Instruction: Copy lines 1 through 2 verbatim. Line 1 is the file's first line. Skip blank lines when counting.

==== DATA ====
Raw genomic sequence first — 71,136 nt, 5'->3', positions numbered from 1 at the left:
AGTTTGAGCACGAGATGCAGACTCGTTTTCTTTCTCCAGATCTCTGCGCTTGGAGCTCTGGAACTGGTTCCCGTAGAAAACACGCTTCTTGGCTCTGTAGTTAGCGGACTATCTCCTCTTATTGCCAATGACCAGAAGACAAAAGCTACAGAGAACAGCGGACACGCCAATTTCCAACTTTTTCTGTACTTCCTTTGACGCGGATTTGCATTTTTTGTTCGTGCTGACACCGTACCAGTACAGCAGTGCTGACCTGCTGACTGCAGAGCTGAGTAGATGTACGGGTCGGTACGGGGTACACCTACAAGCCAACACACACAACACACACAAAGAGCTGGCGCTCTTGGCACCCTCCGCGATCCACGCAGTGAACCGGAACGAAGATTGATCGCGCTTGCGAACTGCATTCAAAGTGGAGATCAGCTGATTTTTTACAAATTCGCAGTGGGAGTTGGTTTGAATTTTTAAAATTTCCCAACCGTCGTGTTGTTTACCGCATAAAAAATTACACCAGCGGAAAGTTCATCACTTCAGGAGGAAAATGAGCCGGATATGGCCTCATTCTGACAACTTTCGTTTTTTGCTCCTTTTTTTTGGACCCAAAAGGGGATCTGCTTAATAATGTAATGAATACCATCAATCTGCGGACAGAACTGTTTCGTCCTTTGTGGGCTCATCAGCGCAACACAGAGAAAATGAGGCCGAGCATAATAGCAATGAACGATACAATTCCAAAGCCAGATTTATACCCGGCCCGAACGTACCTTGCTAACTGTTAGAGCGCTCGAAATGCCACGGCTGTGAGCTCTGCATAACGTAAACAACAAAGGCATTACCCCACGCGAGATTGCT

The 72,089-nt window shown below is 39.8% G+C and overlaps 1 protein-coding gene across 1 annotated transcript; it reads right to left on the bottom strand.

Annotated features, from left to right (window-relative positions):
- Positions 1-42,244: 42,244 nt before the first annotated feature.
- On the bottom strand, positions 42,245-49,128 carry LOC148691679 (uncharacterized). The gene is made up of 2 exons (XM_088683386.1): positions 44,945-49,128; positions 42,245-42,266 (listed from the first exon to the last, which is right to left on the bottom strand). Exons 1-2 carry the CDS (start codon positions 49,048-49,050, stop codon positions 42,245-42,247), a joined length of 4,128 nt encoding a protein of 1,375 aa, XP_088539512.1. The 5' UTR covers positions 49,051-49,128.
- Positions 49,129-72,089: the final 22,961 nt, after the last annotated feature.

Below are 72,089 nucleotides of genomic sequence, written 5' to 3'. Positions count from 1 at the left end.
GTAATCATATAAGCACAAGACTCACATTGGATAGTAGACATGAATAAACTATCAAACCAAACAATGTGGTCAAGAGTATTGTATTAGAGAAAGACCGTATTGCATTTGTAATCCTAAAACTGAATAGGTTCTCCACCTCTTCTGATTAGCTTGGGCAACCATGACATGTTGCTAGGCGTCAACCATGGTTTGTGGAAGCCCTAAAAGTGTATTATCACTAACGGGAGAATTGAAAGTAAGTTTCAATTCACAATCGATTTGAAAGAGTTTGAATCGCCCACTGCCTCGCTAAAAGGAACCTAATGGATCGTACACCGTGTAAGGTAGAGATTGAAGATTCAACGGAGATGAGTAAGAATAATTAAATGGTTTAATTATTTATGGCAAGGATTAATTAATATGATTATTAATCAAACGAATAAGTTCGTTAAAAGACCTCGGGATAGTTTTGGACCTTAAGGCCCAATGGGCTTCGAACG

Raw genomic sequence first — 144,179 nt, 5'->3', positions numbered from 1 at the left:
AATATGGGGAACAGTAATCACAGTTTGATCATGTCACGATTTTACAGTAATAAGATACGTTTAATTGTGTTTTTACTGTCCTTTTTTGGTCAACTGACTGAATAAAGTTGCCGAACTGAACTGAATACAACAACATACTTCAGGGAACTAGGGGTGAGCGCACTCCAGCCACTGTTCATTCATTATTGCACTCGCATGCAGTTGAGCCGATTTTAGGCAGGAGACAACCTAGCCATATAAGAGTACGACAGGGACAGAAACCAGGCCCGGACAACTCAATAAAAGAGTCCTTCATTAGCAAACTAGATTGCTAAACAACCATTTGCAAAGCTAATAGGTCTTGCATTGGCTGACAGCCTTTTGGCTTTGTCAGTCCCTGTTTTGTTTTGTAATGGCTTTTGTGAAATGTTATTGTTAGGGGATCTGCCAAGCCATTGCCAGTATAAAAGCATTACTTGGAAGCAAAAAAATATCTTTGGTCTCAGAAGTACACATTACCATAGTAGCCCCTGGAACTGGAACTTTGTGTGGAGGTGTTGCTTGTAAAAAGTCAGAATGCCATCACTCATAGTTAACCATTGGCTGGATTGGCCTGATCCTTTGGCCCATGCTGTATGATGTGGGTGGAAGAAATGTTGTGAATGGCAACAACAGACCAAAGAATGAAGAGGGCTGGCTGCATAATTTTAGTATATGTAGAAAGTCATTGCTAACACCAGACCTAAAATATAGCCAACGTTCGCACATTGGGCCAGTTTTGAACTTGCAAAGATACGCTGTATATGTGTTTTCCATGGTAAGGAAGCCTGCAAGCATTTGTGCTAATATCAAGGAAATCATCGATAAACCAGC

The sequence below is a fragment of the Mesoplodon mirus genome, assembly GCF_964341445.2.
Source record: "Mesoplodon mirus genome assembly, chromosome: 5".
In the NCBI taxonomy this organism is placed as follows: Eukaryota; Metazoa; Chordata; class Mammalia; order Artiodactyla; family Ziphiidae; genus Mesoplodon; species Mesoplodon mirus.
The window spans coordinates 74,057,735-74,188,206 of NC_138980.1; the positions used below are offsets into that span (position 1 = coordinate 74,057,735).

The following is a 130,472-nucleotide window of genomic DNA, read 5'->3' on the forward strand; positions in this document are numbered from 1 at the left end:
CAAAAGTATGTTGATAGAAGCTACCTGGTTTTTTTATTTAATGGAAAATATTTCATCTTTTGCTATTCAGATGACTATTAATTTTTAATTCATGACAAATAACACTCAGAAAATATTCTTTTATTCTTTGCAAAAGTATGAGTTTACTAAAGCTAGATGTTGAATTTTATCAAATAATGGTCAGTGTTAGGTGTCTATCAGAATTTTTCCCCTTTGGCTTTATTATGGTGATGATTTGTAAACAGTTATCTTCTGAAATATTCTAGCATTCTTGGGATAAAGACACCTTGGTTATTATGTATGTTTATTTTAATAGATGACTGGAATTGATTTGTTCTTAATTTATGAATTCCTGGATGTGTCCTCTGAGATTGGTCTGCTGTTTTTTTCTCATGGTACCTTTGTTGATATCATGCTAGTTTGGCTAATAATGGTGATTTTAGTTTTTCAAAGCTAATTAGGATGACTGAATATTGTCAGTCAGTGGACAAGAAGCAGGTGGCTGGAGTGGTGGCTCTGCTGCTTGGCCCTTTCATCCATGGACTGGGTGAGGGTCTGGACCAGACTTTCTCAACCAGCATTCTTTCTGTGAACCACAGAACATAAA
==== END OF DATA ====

Raw genomic sequence first — 71,136 nt, 5'->3', positions numbered from 1 at the left:
AGTTTGAGCACGAGATGCAGACTCGTTTTCTTTCTCCAGATCTCTGCGCTTGGAGCTCTGGAACTGGTTCCCGTAGAAAACACGCTTCTTGGCTCTGTAGTTAGCGGACTATCTCCTCTTATTGCCAATGACCAGAAGACAAAAGCTACAGAGAACAGCGGACACGCCAATTTCCAACTTTTTCTGTACTTCCTTTGACGCGGATTTGCATTTTTTGTTCGTGCTGACACCGTACCAGTACAGCAGTGCTGACCTGCTGACTGCAGAGCTGAGTAGATGTACGGGTCGGTACGGGGTACACCTACAAGCCAACACACACAACACACACAAAGAGCTGGCGCTCTTGGCACCCTCCGCGATCCACGCAGTGAACCGGAACGAAGATTGATCGCGCTTGCGAACTGCATTCAAAGTGGAGATCAGCTGATTTTTTACAAATTCGCAGTGGGAGTTGGTTTGAATTTTTAAAATTTCCCAACCGTCGTGTTGTTTACCGCATAAAAAATTACACCAGCGGAAAGTTCATCACTTCAGGAGGAAAATGAGCCGGATATGGCCTCATTCTGACAACTTTCGTTTTTTGCTCCTTTTTTTTGGACCCAAAAGGGGATCTGCTTAATAATGTAATGAATACCATCAATCTGCGGACAGAACTGTTTCGTCCTTTGTGGGCTCATCAGCGCAACACAGAGAAAATGAGGCCGAGCATAATAGCAATGAACGATACAATTCCAAAGCCAGATTTATACCCGGCCCGAACGTACCTTGCTAACTGTTAGAGCGCTCGAAATGCCACGGCTGTGAGCTCTGCATAACGTAAACAACAAAGGCATTACCCCACGCGAGATTGCT